By Paul Devlin, ed.
Afterword by Phil Schaap
University of Minnesota Press, 2011
Reviewed by Jim Buford
Jo Jones, who came to be known as “Papa Jo,” was one of the most important and influential drummers of all time. After growing up in Alabama, Jones worked as a drummer and tap-dancer with carnival shows and later with bands, including Walter Page's Blue Devils in Oklahoma City and Lloyd Hunter's band in Nebraska. His big break came in 1936 when he joined Count Basie's band in Kansas City where he developed his innovative style using brushes on drums and shifting the role of timekeeping from the bass drum to the hi-hat symbol. He went with Basie to New York in 1936 and with Freddie Green and Walter Page formed its rhythm sections. Except for the period 1944-46 when he served in the U.S. Army, Jones was with the Basie band until 1948. During the 1950s he participated in the Jazz at the Philharmonic concert series and appeared at the Newport Jazz Festival with Basie. He continued to perform during the 1960s and 1970s with solo drum sessions and reunions with the Basie’s band. In 1979, Jones was inducted into the Alabama Jazz Hall of Fame and was the 1985 recipient of an American Jazz Masters fellowship awarded by the National Endowment for the Arts.
But you probably knew most of that. In Rifftide Papa Jo tells us a lot more, although he never got around to writing his autobiography. Rather, he said to his friend, writer Albert Murray, “This is my last hoo-rah. I will not give this wealth of information to nobody else because they don’t know how to handle it.” While Murray had planned at some time to write a book on Jones, he ultimately loaned the tapes they recorded together to Paul Devlin, a writer and protégé who edited them into the narrative of Rifftide. The work is completed with an afterword by Phil Schaff, a jazz historian who had a long-time personal relationship with Jones.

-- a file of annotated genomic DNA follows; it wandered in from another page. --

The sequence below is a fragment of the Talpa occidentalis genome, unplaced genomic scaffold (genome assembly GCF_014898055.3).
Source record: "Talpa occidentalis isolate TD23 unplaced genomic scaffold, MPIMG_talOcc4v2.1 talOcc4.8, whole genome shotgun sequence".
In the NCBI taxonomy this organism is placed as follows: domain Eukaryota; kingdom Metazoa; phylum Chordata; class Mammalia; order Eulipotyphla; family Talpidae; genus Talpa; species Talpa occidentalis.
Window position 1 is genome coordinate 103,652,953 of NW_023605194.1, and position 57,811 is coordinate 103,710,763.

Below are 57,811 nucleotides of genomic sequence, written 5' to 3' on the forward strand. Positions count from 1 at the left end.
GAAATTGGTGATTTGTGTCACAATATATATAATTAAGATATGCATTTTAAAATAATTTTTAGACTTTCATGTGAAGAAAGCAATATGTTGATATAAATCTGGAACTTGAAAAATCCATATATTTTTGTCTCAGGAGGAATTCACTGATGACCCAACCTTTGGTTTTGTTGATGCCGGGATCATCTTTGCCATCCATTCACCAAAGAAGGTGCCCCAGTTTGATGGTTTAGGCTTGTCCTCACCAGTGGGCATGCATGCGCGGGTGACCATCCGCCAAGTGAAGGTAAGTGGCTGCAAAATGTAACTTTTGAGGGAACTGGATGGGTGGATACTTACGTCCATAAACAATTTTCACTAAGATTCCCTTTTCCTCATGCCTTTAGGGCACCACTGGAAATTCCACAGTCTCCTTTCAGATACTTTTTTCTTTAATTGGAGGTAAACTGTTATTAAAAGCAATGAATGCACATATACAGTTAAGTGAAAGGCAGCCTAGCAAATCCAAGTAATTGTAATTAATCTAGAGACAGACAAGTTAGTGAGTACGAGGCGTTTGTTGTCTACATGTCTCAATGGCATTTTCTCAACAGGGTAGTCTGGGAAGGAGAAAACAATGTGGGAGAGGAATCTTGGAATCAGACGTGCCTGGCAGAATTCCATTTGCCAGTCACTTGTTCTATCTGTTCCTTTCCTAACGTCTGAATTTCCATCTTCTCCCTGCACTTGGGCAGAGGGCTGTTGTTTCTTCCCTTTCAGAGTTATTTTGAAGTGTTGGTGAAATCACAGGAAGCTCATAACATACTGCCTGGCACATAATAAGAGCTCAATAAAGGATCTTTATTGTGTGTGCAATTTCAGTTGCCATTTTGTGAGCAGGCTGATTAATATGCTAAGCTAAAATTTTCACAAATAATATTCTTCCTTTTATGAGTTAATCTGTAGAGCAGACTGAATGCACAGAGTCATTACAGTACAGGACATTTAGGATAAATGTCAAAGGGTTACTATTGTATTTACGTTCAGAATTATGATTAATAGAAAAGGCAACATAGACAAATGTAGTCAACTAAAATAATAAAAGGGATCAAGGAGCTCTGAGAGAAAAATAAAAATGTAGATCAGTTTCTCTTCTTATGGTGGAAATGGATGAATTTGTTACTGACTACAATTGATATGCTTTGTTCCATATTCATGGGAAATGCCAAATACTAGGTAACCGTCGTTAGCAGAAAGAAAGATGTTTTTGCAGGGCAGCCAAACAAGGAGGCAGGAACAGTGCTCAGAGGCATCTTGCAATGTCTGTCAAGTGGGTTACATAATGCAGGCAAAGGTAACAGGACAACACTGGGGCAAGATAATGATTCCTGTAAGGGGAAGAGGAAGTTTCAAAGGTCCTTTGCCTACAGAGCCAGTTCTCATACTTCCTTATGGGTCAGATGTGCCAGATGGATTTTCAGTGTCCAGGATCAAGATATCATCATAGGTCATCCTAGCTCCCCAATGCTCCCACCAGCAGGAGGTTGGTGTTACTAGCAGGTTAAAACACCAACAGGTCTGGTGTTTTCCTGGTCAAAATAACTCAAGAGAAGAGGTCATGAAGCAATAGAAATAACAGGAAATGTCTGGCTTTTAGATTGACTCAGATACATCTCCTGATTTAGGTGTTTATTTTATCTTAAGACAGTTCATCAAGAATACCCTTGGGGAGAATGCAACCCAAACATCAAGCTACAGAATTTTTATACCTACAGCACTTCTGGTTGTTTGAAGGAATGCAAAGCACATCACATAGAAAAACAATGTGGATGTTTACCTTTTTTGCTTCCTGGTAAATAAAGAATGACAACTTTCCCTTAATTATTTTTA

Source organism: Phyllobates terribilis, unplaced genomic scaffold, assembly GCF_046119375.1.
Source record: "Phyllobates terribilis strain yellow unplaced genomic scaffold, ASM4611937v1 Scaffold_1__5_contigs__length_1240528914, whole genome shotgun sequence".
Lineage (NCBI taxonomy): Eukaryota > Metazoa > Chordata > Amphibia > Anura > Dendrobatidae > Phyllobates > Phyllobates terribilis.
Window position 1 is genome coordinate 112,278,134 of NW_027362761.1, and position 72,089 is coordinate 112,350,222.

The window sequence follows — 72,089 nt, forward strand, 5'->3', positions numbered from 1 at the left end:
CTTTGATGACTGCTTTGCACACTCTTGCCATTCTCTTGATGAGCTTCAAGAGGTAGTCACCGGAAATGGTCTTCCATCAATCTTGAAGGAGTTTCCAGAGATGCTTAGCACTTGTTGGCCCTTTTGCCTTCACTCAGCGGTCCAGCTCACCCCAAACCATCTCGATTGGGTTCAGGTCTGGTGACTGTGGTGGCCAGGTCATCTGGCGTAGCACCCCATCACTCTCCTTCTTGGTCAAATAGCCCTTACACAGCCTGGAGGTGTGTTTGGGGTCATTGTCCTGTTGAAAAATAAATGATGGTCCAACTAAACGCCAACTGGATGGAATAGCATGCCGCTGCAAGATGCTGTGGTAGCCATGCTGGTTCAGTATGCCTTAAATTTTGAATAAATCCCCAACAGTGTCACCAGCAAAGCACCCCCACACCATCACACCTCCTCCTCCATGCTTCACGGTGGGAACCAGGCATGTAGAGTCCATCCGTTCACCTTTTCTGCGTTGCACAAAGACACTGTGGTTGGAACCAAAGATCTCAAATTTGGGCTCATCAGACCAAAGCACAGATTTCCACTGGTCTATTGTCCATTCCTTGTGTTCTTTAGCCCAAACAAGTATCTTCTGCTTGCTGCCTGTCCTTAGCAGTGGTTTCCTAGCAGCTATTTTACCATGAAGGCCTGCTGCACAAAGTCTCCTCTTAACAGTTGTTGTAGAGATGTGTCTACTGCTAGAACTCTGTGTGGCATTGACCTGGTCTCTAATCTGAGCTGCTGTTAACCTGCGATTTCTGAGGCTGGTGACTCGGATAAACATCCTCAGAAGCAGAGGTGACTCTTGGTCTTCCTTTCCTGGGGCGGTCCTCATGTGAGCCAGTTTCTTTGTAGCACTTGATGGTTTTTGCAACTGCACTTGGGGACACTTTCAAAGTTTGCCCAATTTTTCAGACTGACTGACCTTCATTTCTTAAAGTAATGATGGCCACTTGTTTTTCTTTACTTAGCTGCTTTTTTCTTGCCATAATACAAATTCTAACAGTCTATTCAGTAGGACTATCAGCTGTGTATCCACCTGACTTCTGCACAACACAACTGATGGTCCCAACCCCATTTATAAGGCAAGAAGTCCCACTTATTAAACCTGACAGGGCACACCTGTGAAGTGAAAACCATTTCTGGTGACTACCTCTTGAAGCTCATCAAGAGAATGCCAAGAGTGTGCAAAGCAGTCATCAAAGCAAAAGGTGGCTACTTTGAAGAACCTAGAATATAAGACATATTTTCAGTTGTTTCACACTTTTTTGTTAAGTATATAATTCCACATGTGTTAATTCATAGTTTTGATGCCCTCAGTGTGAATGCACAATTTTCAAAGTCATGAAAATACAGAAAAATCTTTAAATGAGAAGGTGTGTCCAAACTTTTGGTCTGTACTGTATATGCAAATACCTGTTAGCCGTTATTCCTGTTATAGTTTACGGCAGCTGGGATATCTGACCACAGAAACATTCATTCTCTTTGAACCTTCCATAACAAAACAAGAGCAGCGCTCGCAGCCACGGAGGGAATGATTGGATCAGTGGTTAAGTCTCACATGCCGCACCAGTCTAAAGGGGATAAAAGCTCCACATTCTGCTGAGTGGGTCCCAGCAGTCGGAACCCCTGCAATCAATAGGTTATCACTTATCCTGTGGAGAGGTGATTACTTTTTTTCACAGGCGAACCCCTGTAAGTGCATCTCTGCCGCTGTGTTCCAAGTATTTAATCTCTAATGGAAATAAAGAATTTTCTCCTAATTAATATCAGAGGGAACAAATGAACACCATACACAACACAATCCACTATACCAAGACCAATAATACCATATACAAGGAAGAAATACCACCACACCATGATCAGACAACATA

What emerges from this fortunate collaboration is Papa Jo’s take on life with anecdotes from his travels and sojourns over a period of fifty-six years. Besides being what would be called today a musical prodigy, Jones had other gifts; namely a very sharp mind, which was an essential survival skill for an African American determined to make it on his own terms. Jones was a jazz pioneer, but he was also a sage, moral philosopher, sociologist, and historian, able to discern truth and meaning from observation (“I’ve been out there. I’ve been in many things.”), people he encountered (“I know more about these guys than they know about themselves.”), and ex libris (“My thirst for knowledge will never cease.”).
The written record of events and individuals often misses what goes on under the radar, where the action is, or as Papa Jo would have put it, “the real story.” In Rifftide, Murray, Devlin and Schaap have taken Papa Jo’s digressions on music, show business, and people beyond biography or cultural history and have produced a reflection on the American experience in the tradition of Alexis de Tocqueville. Rifftide is a work of exceptional merit.
Jim Buford’s latest book is The House Across the Road and Other Stories.